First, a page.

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Original scientific paper


Henning Ottmann ; Geschwister-Scholl-Institut für Politische Wissenschaft, München, Germany

Fulltext: croatian, pdf (106 KB) pages 129-141 downloads: 531* cite
APA 6th Edition
Ottmann, H. (2010). Decizionistički modeli politike. Politička misao, 47 (1), 129-141. Retrieved from
MLA 8th Edition
Ottmann, Henning. "Decizionistički modeli politike." Politička misao, vol. 47, no. 1, 2010, pp. 129-141. Accessed 30 Sep. 2020.
Chicago 17th Edition
Ottmann, Henning. "Decizionistički modeli politike." Politička misao 47, no. 1 (2010): 129-141.
Ottmann, H. (2010). 'Decizionistički modeli politike', Politička misao, 47(1), pp. 129-141. Available at: (Accessed 30 September 2020)
Ottmann H. Decizionistički modeli politike. Politička misao [Internet]. 2010 [cited 2020 September 30];47(1):129-141. Available from:
H. Ottmann, "Decizionistički modeli politike", Politička misao, vol.47, no. 1, pp. 129-141, 2010. [Online]. Available: [Accessed: 30 September 2020]

It is with good reason that decisionism stresses the crucial importance of decisions
in the political process. But it is necessary to evaluate critically its
dramatic pretension (from Schmitt to Agamben), according to which the normality
of life is juxtaposed with the pathos of the state of exception and crisis.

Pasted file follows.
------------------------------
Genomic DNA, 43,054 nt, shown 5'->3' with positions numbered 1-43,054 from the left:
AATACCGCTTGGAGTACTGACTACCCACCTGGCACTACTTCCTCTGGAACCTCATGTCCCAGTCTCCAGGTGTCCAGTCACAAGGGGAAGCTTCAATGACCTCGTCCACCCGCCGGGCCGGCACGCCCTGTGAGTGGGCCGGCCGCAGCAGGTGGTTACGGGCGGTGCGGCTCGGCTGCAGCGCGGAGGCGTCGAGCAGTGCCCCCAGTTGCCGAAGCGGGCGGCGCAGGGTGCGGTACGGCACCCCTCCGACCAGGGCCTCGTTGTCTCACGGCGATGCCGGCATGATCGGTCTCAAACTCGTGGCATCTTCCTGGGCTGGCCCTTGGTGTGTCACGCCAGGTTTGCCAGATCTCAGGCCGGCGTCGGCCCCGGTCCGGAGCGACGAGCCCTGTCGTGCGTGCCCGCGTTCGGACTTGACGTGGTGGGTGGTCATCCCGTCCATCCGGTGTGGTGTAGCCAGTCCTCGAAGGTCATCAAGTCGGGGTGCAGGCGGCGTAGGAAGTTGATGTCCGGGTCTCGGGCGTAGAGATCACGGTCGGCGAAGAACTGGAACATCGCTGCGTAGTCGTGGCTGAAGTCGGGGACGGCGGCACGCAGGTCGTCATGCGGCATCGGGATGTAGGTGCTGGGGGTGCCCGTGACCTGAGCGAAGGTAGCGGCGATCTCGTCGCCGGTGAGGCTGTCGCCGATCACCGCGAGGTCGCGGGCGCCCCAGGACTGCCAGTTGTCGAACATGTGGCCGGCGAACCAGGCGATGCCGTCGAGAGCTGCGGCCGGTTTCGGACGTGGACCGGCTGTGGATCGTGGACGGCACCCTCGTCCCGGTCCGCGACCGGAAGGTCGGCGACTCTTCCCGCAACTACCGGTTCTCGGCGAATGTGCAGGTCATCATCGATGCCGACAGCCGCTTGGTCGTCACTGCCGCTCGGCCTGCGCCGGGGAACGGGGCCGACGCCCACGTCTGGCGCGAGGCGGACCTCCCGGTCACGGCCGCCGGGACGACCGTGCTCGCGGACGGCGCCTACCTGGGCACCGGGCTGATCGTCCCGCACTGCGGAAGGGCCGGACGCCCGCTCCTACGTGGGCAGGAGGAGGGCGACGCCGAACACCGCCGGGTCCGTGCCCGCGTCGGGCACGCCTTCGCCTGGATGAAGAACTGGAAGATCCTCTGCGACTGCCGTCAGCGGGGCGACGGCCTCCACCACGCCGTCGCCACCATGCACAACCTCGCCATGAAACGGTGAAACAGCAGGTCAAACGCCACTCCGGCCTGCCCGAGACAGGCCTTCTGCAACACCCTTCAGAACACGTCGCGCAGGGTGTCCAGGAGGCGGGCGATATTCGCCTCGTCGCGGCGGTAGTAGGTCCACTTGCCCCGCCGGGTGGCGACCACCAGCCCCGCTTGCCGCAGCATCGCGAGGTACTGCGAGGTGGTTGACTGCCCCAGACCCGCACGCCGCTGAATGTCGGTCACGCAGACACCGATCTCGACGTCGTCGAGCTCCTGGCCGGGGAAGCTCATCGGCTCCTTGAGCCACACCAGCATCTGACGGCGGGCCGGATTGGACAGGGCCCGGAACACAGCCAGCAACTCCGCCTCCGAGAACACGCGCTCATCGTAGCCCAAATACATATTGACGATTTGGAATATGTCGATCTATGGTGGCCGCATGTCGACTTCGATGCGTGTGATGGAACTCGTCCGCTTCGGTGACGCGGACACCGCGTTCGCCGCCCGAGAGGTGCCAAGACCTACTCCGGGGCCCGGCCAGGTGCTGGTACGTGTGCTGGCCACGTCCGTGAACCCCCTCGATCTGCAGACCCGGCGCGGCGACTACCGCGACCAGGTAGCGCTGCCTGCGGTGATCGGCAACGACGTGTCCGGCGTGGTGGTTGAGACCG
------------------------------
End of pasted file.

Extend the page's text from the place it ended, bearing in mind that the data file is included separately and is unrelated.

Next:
This erases not only every distinction between normality and the state of exception,
but even between democracy and dictatorship. The proper framework
from which an explanation of decisionism and its dramatizing forms can be
derived is the modern age as a whole. The birth of decisionism from the crisis
of tradition and commonality can be observed already in the beginning of modernity:
with Machiavelli and Hobbes. We find the peak of dramatisation in
Schmitt’s decisionism, in the use of political theology for the dramatization of
politics as drama of the subject which obtains his self-willed freedom through
a secularist disempowerment of God. The other strand of political philosophy
advocates the political priority of discussion and discourse, as opposed to the
priority of decision. The author is interested in forms of discourse which revolve
in a Habermasian or Rawlsian way around the concept of deliberative
democracy. The theories of deliberative democracy are mostly characterized
by the following postulates: demand for equality and inclusion, for non-coercion
and communicativeness, oriented towards mutual understanding. The
author points out that these demands reflect too great expectations, which cannot
be fulfilled by discourse and discussion (expectations of consensus and rationality,
underestimating of pre-discursive assumptions). In the final section,
the author concludes that both decisionism and theory of discourse resulted
from the modern-age loss of tradition and commonality. Decision and discussion
could be perceived as feuding brothers, although they are doing their best
to negate their kinship. A mediation of opposition is possible insofar as the
feuding brothers recognize the fact that they are related. Unification at least
protects them from the danger of irrationalism and excessive expectation of

politics; decisionism; discourse; discussion; deliberation

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